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Project information

Living Life - an ongoing Aftercare programme

Particularly for our disadvantaged local client base, the transition from rehab. to independent living free from alcohol is a journey not a destination - a time of risk and reward, vulnerability and growth. It succeeds best with sustained support, shared goals and a sense of belonging.

June 2015 - December 2016

Charity information: Helping Hands Essex (HHE)

Helping Hands Essex (HHE) logo
  • Need


    Clients moving on from the initial intense support we give to help address and emerge from active alcohol addiction can face too abrupt a transition. Often armed with little or no experience needed to develop and live a sober life confidently, productively and happily in the community, the hurdles can seem high or impossible or too difficult, the fears unmanageable. The voice of the inner addict – urging isolation, delay and avoidance – is strong, and the risks of relapse particularly great


     A significant ongoing “Aftercare” service will nurture the transition from our core programme and accommodation, and support clients in their ongoing journey to stay sober and live life to the full. Of the three main elements – therapeutic, practical support and signposting, and clean and sober accommodation, this appeal will address the first - through ongoing access to counselling, group therapy, peer support, and recovery “check-ups”. A “recovery community” develops and the journey is shared

  • Aims

    Aim 1

    Specifically to provide the professional skills needed


    » Increase paid hours of existing and selective additional staff
    » Complementary additional fund-raising
    » Recruit/supervise/develop appropriate additional volunteer support workers

    What success will look like

    Methods to demonstrate success overlap across the aims: We will have recruited, retained and developed key staff and volunteers, and built our reputation with fellow professionals

    Aim 2

    To sustain and improve clients' mental health and well-being beyond the initial phase of recovery


    » Continue one to one professional counselling at a frequency appropriate to individual clients, building on their progress during the primary phase
    » Run two “Aftercare” Groups weekly, professionally facilitated, plus enable and supervise continued access to selected core (Primary) Groups

    What success will look like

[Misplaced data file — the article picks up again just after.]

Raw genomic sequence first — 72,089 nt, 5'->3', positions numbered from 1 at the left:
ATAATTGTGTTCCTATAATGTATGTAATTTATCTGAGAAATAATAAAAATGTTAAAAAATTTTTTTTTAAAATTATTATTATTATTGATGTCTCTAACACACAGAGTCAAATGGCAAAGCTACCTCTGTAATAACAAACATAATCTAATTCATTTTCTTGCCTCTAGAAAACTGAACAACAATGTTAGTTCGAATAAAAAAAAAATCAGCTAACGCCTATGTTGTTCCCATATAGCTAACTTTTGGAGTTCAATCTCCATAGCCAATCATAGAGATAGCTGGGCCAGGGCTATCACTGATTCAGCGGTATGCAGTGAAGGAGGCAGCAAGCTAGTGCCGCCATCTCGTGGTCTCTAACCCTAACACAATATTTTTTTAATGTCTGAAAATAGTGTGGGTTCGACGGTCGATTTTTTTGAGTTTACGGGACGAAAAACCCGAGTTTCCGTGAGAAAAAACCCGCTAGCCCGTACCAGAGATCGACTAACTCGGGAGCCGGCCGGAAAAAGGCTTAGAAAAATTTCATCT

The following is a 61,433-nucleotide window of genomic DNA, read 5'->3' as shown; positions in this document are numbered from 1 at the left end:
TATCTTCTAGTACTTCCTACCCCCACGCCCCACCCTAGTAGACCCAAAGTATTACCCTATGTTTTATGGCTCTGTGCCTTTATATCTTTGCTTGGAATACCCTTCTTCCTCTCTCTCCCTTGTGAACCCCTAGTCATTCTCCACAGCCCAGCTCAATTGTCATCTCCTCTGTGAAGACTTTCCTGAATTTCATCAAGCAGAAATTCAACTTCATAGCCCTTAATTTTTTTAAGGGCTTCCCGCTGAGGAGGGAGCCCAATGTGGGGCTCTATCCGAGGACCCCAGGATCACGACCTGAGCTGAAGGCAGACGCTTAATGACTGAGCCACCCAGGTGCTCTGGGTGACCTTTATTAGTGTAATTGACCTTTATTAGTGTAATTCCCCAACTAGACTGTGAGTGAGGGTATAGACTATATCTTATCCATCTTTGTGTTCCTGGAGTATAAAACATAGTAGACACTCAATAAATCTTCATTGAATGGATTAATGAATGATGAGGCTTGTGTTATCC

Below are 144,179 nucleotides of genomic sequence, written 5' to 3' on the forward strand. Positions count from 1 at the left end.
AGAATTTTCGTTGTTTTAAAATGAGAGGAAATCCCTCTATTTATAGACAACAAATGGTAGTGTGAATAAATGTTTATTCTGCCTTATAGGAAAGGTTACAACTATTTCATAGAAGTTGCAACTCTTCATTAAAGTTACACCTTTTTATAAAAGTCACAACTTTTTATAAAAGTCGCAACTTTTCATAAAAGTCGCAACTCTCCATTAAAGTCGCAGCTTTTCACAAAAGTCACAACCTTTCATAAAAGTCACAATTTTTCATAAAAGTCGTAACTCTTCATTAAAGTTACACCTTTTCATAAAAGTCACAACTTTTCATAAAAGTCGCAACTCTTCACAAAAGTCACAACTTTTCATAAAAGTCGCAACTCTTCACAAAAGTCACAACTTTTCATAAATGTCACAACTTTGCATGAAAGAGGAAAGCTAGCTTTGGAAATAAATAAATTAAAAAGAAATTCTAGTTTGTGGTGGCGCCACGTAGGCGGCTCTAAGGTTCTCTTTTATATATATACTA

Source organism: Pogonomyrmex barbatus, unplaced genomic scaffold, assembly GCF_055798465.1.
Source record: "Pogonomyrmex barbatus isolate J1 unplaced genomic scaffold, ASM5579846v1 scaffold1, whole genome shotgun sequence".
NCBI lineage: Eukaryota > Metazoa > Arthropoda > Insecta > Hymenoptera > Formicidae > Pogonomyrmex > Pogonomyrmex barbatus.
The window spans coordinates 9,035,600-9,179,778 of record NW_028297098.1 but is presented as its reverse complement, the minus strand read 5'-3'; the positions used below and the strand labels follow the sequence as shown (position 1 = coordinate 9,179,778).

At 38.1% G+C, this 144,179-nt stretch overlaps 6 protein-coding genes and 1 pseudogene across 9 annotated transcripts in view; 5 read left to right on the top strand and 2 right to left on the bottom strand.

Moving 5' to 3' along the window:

Through a combination of written and computerised records, this is partly by way of confidential individual and Group notes noteably by adapted use of the “Recovery Outcomes Star”

    Aim 3

    To promote mutual (“peer”) support


    » Foster a shared approach to sustaining recovery through the Aftercare Groups and less formally
    » Support the development of or signposting to relevant other relevant formal and informal groups and activities
    » Directly and in partnership with other Service providers, nurture a wider and growing local Recovery Community

    What success will look like

    Visible though those records, supplemented by Inviting and recording other feedback to their experience of relating to others in recovery

    Aim 4

    Keep in touch over time through individual “Recovery Check-ups” and with tailored support if needed


    » Proactively contact past and present clients of the core and Aftercare service by phone and/or informally meeting
    » Help to assess progress and define and reset goals
    » Offer and encourage case by case stepping-up or re-engagement with any aspect of our programme(s)

    What success will look like

    Again visible through our records. We will track numbers using the Service, and progress in wide-ranging aspects of recovery. Drop-out, relapse and reengagement rates monitored

    Aim 5

    Enable clients to deepen their understanding of addiction, to their own and others' benefit


    » Suggest reading and assignments relevant to the individual on aspects of addictive and recovery behaviour (Will vary sharply by client)
    » Through the Aim 2 activities above and by our suggesting or tailoring learning/training opportunities